Details

Title Radiation Protection in Radiotherapy
Type Stage Two
Code HPE129
Requirement Compulsory

Module objective

By the end of this module the Clinical Scientist in HSST will be able to understand and critically evaluate the radiation protection requirements as applied to radiotherapy. They will be able to take the lead on radiation safety in their radiotherapy department, working with the Radiation Protection Adviser and Radioactive Waste Adviser to ensure compliance with the radiation regulations. They will be able to perform a range of clinical, technical and communication skills while critically evaluating their own response to both normal and complex situations using the professional attributes and insights required of a Consultant Clinical Scientist.

Knowledge and understanding

By the end of this module the Clinical Scientist in HSST will be able to analyse, synthesise, evaluate, critically appraise and apply knowledge with respect to radiation safety in radiotherapy, including:

  • The requirements for regulatory compliance with national radiation safety legislation and associated guidance.
  • Risks and hazards associated with external beam, neutron production, High Dose Rate (HDR) and Low Dose Rate (LDR) brachytherapy, and planning and verification imaging techniques.
  • The control measures and warning systems required to reduce radiation risks to As Low As Reasonably Practicable.
  • The requirements for regulatory compliance with respect to the management and use of sealed radiation sources, including security considerations, requirements for storage and shielding.

Technical and clinical skills

By the end of this module the Clinical Scientist in HSST will be able to demonstrate a critical understanding of current research and will be able to perform, adapt and master a range of technical procedures and will:

  • Interpret and apply the current radiation safety legislation relevant to work carried out in a radiotherapy department.
  • Assess radiation risks to staff, patients and the public arising from radiotherapy and the control measures put in place to minimise those risks.
  • Critically appraise the policy and procedural documentation required under the relevant radiation safety legislation for the radiotherapy service.
  • Assess and determine the key considerations for the design of a new facility (including waiting and resting rooms) with regard to patient, public and staff safety in radiotherapy, including the designation of areas.
  • Assess the function of safety systems (e.g. interlocks) in radiotherapy with respect to patient, staff and public safety.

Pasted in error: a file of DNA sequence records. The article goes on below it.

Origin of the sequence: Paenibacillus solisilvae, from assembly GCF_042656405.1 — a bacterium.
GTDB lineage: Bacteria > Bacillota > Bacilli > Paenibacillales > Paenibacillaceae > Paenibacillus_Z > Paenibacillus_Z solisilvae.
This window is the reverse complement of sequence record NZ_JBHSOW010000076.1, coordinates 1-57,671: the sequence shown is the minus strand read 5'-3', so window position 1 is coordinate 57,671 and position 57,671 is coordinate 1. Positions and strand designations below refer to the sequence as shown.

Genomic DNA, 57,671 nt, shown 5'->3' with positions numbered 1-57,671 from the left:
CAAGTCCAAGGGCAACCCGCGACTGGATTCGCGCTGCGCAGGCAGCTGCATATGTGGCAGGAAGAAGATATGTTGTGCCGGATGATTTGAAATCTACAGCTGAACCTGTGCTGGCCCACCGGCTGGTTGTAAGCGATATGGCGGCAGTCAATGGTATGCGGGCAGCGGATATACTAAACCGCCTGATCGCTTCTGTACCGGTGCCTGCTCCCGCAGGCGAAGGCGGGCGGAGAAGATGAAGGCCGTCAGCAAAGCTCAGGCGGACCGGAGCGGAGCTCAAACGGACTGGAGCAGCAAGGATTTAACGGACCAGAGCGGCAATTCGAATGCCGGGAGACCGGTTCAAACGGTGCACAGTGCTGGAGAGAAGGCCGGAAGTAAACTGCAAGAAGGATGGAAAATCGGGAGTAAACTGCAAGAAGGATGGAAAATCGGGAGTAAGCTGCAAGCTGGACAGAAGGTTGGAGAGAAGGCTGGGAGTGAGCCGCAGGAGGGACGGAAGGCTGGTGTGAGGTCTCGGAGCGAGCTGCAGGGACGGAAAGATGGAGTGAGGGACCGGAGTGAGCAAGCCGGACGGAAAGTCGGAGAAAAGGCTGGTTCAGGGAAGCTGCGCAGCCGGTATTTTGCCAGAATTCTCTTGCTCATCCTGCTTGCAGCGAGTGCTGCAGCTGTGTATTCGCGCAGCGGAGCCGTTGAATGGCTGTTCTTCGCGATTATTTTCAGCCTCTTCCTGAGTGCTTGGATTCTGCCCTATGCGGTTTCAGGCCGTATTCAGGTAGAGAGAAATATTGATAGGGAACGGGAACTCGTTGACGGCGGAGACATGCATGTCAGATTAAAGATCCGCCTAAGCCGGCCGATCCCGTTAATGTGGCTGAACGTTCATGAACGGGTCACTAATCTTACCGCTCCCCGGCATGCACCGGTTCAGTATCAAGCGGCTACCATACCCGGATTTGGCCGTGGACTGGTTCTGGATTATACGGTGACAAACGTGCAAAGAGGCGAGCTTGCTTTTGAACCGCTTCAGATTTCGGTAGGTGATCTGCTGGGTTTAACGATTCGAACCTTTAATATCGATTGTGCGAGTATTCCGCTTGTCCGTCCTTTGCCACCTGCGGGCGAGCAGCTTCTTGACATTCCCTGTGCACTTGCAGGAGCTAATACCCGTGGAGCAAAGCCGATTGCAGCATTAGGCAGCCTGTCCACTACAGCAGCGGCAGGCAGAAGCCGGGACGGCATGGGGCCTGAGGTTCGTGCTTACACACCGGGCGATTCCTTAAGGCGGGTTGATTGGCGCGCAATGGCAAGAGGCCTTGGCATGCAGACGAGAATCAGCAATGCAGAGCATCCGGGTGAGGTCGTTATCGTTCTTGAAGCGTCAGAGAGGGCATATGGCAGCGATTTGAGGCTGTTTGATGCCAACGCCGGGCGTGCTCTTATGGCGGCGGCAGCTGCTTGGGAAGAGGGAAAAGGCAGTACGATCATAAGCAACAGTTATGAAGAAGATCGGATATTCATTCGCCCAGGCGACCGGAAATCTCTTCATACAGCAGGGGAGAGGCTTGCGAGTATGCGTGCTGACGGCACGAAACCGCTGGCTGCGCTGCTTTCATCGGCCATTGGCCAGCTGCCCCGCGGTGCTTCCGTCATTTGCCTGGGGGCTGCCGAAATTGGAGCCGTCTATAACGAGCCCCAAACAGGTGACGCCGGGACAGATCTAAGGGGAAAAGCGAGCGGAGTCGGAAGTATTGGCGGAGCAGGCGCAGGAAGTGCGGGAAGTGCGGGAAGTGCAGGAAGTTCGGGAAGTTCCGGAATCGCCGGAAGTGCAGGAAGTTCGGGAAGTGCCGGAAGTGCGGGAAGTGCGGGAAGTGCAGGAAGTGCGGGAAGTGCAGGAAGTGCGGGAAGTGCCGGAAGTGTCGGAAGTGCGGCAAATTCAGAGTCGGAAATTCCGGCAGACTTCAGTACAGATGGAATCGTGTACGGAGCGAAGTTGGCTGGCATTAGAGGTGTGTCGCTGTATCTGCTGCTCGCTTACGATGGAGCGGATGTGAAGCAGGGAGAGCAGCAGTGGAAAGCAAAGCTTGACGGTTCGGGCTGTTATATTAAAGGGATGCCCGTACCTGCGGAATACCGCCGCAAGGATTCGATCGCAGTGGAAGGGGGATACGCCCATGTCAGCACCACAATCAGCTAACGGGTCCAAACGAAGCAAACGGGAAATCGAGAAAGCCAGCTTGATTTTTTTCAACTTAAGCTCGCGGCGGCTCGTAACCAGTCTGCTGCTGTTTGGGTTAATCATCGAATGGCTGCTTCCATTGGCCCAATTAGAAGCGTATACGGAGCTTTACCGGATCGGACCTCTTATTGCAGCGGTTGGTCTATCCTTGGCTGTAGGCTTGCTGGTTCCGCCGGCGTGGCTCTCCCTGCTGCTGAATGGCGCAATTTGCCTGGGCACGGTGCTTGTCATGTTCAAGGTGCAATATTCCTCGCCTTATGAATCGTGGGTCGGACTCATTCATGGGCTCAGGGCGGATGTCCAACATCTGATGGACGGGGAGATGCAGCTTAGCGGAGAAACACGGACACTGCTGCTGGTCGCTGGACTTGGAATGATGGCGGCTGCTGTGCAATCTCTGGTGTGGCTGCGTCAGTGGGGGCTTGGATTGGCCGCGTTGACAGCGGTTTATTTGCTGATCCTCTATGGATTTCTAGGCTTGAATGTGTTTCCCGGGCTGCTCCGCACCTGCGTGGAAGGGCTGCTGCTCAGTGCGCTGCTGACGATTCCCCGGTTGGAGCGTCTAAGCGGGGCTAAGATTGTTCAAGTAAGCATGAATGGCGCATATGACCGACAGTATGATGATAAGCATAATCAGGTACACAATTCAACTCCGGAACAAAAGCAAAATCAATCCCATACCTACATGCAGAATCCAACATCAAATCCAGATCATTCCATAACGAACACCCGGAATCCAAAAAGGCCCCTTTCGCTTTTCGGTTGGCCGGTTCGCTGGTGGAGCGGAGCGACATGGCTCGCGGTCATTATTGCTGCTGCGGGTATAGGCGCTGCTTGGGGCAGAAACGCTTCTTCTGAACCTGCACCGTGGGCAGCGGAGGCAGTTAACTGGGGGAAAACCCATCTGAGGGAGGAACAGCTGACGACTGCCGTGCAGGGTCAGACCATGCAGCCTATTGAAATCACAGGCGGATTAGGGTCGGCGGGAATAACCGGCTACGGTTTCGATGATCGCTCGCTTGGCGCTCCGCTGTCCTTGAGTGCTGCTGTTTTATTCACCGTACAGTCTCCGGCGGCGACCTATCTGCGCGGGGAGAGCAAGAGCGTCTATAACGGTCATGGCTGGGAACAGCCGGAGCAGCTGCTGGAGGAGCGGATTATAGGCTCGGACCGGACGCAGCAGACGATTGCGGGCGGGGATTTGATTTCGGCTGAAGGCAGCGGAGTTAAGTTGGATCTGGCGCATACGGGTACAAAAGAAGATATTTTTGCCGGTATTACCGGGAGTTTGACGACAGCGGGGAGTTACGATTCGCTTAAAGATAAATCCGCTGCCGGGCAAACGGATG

• Develop formal systems of work (‘local rules’) with regard to radiation safety.
  • Develop contingency plans and oversee their implementation.
  • Perform radiation surveys and audits to ensure regulatory compliance, presenting and acting on the recommendations, demonstrating an understanding of appropriate instrumentation for each application.
  • Specify and audit arrangements for management of sealed sources with regard to safe handling, security and transportation.
  • Specify, develop and deliver appropriate programmes for staff training in radiation safety.
  • Develop and specify an appropriate personnel monitoring programme (including external, real time and internal).
  • Investigate and report adverse incidents in radiotherapy (including use of root cause analysis/failure modes and effects analysis or alternative methodology; recommendations of appropriate remedial actions).

By the end of this module the Clinical Scientist in HSST will be expected to critically reflect and put into practice their scientific skills and clinical knowledge in a variety of clinical situations as they:

  • Work with and communicate effectively with relevant clinicians and other healthcare professionals.
  • Advise and communicate effectively with the patient and the public as determined by the scope of practice.
  • Reflect on the challenges of applying research in relation to these areas of practice and suggest improvements, building on a critique of available evidence.

Attitudes and behaviours

By the end of this module the Clinical Scientist in HSST will consistently demonstrate the attitudes and behaviours necessary for the role of a Consultant Clinical Scientist and will be able to:

  • Show respect and behave in accordance with Good Scientific Practice.
  • Establish and influence the culture of health and safety in the workplace.
  • Adhere to, and accept and work within current governance requirements applicable within an organisation, raising concerns when necessary.
  • Have a clear focus on effective patient-centred service delivery, minimising risk and promoting patient safety.
  • Display an objective and unbiased approach.

Specialties

Code Title Action
HPE1-1-20 Radiotherapy Physics [v1] View